I remember that cold winter night like it was yesterday. I was in the relaxation studio, where I provided massages for the hotel guests. I looked over my thousand-dollar monthly invoice, and wondered if the repo man was going to snatch my car while I was sleeping. How could I get to a client’s home to provide a massage if I didn’t have a car? If they repossessed my car, not only would I still have to pay the debt for a car I didn’t have, I would also mess up my dad’s credit because he co-signed for me.
I thought about how embarrassed I would be if I didn’t pay the bill and they put me out of the hotel. For a brief moment, my mind even wandered to the day that I almost drove off a bridge to end the horrible feeling of anxiety boiling inside of me. So much was going through my head that night. I was desperate for relief.
I continued to look at my bills and compare them against the money I was bringing in, and it became as clear as day: I was broke. I had no money and no home. I had been fooling myself for a long time, but reality was finally kicking in. I was depressed and unable to function optimally because I was stressed to the max in every way possible. I was angry and there was no end in sight.
We do not see with our eyes, you know. The images before us are simply illusions our brain conjures up. Depending on our state of mind, backgrounds, beliefs, and feelings, what we think we see may not be what others see. The very complex computers known as our brains just spit out images based on our skewed perceptions. But there is one thing indisputable: numbers don’t lie. In the red is in the red, no matter how you look at it.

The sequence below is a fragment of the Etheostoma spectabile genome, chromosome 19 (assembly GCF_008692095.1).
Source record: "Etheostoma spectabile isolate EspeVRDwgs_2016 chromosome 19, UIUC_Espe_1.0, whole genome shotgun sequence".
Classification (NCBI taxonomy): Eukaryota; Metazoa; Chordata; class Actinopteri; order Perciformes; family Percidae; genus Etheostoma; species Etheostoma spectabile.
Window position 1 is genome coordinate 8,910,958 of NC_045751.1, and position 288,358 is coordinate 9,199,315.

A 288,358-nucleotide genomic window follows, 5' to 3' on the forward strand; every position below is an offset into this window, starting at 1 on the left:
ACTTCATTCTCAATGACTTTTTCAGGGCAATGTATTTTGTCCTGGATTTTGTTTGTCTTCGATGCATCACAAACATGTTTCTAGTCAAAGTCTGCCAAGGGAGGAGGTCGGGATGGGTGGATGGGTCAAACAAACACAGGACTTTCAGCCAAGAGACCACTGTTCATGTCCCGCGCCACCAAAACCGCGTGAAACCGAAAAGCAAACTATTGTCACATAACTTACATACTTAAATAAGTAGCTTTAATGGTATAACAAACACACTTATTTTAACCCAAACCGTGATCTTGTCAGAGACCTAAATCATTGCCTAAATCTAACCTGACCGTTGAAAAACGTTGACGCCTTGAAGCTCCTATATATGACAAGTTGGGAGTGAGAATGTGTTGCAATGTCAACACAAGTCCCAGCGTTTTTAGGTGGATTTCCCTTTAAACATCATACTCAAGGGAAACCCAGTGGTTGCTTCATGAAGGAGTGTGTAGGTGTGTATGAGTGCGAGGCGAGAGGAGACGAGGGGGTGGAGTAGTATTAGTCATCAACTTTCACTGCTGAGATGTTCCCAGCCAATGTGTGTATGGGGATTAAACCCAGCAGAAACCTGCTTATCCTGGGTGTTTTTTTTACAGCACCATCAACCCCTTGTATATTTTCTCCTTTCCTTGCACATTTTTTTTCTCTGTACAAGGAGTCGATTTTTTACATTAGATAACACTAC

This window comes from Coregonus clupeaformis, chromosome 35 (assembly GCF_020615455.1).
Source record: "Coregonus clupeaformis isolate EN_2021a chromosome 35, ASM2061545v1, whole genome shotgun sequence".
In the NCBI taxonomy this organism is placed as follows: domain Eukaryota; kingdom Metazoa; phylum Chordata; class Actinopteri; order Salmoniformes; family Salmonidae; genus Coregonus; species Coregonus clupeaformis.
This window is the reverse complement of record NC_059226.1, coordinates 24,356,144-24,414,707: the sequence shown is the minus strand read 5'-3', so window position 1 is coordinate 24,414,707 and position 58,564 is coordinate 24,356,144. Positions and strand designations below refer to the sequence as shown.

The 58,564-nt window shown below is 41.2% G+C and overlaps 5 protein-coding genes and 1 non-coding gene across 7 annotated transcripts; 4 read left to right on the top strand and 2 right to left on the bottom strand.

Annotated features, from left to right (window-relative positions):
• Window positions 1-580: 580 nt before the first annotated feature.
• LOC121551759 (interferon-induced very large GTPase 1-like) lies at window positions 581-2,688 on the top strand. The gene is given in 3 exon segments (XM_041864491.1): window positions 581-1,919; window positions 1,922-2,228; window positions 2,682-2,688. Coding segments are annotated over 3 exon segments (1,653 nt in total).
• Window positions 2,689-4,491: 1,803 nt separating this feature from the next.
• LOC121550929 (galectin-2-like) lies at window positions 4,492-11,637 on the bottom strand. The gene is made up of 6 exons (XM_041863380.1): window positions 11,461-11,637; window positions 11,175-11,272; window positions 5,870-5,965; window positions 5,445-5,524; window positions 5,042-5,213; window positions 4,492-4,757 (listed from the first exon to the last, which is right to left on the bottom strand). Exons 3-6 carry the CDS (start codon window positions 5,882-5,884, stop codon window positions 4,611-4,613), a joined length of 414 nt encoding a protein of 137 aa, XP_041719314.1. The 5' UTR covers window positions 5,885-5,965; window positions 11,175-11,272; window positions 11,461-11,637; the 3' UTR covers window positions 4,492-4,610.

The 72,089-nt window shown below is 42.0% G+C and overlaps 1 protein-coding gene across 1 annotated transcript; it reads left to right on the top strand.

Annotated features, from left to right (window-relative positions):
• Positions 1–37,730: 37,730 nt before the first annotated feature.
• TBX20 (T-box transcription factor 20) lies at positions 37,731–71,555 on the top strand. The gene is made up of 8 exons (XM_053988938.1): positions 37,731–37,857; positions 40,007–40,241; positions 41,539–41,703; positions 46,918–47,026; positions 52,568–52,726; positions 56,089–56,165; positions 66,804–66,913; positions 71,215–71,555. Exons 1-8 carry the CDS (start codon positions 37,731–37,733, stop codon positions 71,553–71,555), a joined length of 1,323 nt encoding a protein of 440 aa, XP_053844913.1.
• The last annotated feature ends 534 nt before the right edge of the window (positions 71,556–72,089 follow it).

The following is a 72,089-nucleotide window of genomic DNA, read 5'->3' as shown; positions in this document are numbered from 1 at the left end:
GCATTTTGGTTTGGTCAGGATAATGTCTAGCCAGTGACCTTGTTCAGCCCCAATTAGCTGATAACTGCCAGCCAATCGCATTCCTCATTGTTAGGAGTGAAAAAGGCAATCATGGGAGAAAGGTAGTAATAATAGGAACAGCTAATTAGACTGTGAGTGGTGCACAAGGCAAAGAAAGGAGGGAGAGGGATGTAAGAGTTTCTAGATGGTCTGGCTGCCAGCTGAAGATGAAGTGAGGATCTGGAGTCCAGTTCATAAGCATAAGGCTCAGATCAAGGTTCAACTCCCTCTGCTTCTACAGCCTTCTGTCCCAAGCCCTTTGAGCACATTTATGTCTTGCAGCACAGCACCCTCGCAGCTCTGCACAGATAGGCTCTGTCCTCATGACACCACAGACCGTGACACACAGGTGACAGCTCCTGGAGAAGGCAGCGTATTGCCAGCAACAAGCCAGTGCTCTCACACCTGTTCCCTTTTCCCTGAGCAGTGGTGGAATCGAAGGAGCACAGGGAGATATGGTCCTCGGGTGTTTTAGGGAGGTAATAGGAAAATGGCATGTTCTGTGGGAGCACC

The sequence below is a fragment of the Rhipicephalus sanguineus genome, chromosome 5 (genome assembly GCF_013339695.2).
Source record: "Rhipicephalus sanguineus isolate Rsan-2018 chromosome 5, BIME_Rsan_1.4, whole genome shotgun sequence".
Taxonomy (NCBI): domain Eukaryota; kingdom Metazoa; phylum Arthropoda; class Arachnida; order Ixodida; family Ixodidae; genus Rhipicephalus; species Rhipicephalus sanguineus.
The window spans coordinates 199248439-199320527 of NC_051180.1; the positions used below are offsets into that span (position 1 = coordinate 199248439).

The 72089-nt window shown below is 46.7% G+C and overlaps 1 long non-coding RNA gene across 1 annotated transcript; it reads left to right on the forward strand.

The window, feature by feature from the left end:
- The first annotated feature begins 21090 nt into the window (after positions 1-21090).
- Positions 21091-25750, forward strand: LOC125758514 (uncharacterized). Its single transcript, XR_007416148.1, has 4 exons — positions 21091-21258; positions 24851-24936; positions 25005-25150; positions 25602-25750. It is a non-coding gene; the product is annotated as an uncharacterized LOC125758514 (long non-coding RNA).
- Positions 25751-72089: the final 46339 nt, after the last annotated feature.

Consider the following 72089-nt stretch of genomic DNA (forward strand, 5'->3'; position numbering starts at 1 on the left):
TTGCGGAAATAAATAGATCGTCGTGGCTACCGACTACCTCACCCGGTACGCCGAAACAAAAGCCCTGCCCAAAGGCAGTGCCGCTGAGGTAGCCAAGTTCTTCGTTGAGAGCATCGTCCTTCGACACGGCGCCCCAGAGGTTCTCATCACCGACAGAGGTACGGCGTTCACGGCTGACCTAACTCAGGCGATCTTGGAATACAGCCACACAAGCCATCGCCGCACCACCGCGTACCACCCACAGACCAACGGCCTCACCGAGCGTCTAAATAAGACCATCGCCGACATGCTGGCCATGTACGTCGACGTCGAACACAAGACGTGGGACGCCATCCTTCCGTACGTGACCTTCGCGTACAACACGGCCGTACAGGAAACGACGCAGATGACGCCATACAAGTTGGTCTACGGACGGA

For several hours I contemplated, ranted, and raved in my head about my plight. In a brief moment of sanity, I read an email from a young lady named Kania whom I had never met before. She was telling me about a space for rent inside the Northwest Activities Center in Detroit. I had never even heard of that place. It didn’t have a website, but she seemed to think it would be perfect for my business and me. I could cut my business expenses, and then I could move into low-cost housing and turn my car in while I got myself back on track, I thought. For that moment, I could see a little spark of hope, and I wanted to keep it in view for as long as I could.
In the days to follow, I was desperate to do as much as I could before my depression kicked in again. I researched the city’s northwest demographics, gathered my business paperwork, prepared a proposal for facility rental and looked for low-cost housing. My budget was about $250 per month. How in the world was I going to find decent, secure housing for that amount? Besides, my credit was jacked up and I was going to be without a car. I could feel that I was quickly falling into depression again. My doctor had diagnosed me with premenstrual dysphoric disorder (PMDD). This condition is a severe form of PMS found primarily in women over 35. It is marked by depression, anxiety, mood swings, and fatigue about a week before menstruation. I would begin to feel this uncontrollable rage building inside of me, so I cried. I couldn’t focus and wanted to sleep for at least a week while my depression passed through its most severe stage, which ended as my body’s cleansing began.